Saving trumps everything.

… and most people are terrible at it.

Most people are terrible at saving money because it isn’t easy to do. It’s difficult and annoying and takes money away from spending on fun things, and that makes you sad. But you have to do it. It is not optional.

Since saving money is going to hurt no matter what, you might as well make it hurt enough to count.

What I mean by that is don’t put saving last. When evaluating your paycheque, don’t save whatever feels “comfortable”. In fact, strive to be uncomfortable. The more uncomfortable the better. If you think you can probably save $300/mo, then strive to save $400. You’re going to have to move some things around to accomplish this: maybe cancel cable to spend less money dining out. But you’ll do it, and then you’ll find out it’s easier than you think. You’ll also find that it’s a lot more fun to finish the year with $4,800 in the bank instead of only $3,600.

The next 12 months are going to go by fast. Many things are not going to go as planned, but your finances don’t have to be one of them.

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18 Comments. Leave new

  • It’s funny because while saving might hurt at the beginning, it becomes addictive over time! After graduating from college I could only afford to put $5 in savings each week, but I’m sure glad I did. I went a month without a paycheck once and my measly savings kept me fed and out of debt.

    This year I’d really like to learn more about investing. We’re still getting out of debt, so it doesn’t make sense for us to start investing heavily yet, but I want the knowledge foundation to be there before we start investing.

  • Love your saying, “Financial strategies are better than financial plans.” So true! Your strategy to schedule automatic extra payments to pay off your student loan debt is a perfect example. Using accelerated or biweekly payments is among the options to explore for people who want to learn more about the many different ways to manage their money.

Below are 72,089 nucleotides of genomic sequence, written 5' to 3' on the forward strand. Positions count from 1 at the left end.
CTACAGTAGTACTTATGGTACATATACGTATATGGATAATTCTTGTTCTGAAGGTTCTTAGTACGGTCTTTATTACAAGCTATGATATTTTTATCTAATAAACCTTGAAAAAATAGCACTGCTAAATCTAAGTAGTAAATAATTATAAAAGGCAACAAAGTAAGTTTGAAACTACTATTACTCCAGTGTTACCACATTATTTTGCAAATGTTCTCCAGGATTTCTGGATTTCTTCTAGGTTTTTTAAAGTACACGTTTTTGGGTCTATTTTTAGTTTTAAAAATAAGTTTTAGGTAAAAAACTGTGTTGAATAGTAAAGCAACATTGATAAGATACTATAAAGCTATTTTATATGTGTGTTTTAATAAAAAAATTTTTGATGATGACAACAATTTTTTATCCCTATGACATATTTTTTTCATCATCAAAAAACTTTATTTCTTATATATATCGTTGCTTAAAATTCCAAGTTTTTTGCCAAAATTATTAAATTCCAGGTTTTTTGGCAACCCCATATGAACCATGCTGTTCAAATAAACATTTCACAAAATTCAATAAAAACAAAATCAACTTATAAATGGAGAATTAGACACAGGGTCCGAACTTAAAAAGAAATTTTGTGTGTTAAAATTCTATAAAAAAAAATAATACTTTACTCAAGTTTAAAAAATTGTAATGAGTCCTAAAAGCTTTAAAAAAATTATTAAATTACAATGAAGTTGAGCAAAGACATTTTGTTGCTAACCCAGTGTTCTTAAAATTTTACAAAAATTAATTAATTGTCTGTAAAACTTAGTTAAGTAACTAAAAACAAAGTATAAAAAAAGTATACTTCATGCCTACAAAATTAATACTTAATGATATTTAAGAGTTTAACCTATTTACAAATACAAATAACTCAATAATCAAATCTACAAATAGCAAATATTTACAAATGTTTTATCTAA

• Great post, Bridget!

    I really like your points about saving over debt repayment and that it’s okay to extend repayment goals.

    I started with a $17,000 student loan in December 2015 and wanted it paid off by December 31, 2016. Unfortunately I still have $3,700 left to pay but all the extra payments have gone towards school again. I’m currently going back part-time and trying my very best to pay as I go. I have been fighting myself to put my extra debt payments towards saving for school and although it’s been tough to not hit my repayment goal, I know its for a good reason.

  • What five books are you planning on reading this year? It’s been a while since I’ve done a finance related book. Last year I was all about the Harvard business review’s best reads. Ended up going thru 5-6 of those. I’d recommend them for anyone looking to get ahead in their office.

  • Christian Gonzales
    January 4, 2017 12:30 pm

    I’d love to hear if any of the finance books you read stood out! Could definitely use some recommendations in this area 🙂

  • “When it comes to making a budget that works, your real battle isn’t against a lack of funds, it’s against the feeling of deprivation.”

    TRUTH. Feeling deprived is what makes you binge, whether it’s shopping binge, food binge, drinking binge, etc. Love this post – I finished it feeling determined and inspired for a new year.

  • “When it comes to making a budget that works, your real battle isn’t against a lack of funds, it’s against the feeling of deprivation.” This spoke to me so much! It’s really about your mindset.

  • Great post! I feel the same way about automating my finances. I’d like to think I’m disciplined when it comes to managing money, but making my saving/investing automatic males it 100 times easier.

  • Mrs. Picky Pincher I so agree that saving is addictive. When I started my first job I could only afford to save $50 a month. Eventually though I realized if I tried hard enough I could save $100. Then I was suddenly addicted to the experience. Now I try to save over $300 a month and I feel like every month I try to push myself harder. The end of 2016 showed me that saving really is amazing when you see the end results.

  • Definitely a fan of over budgeting. Confession time- I don’t actually have a dedicated emergency fund. However, all my budget categories have been so over budgeted that they all function as mini emergency funds. The only issue now is that I really should move some of that cash to higher yielding investments.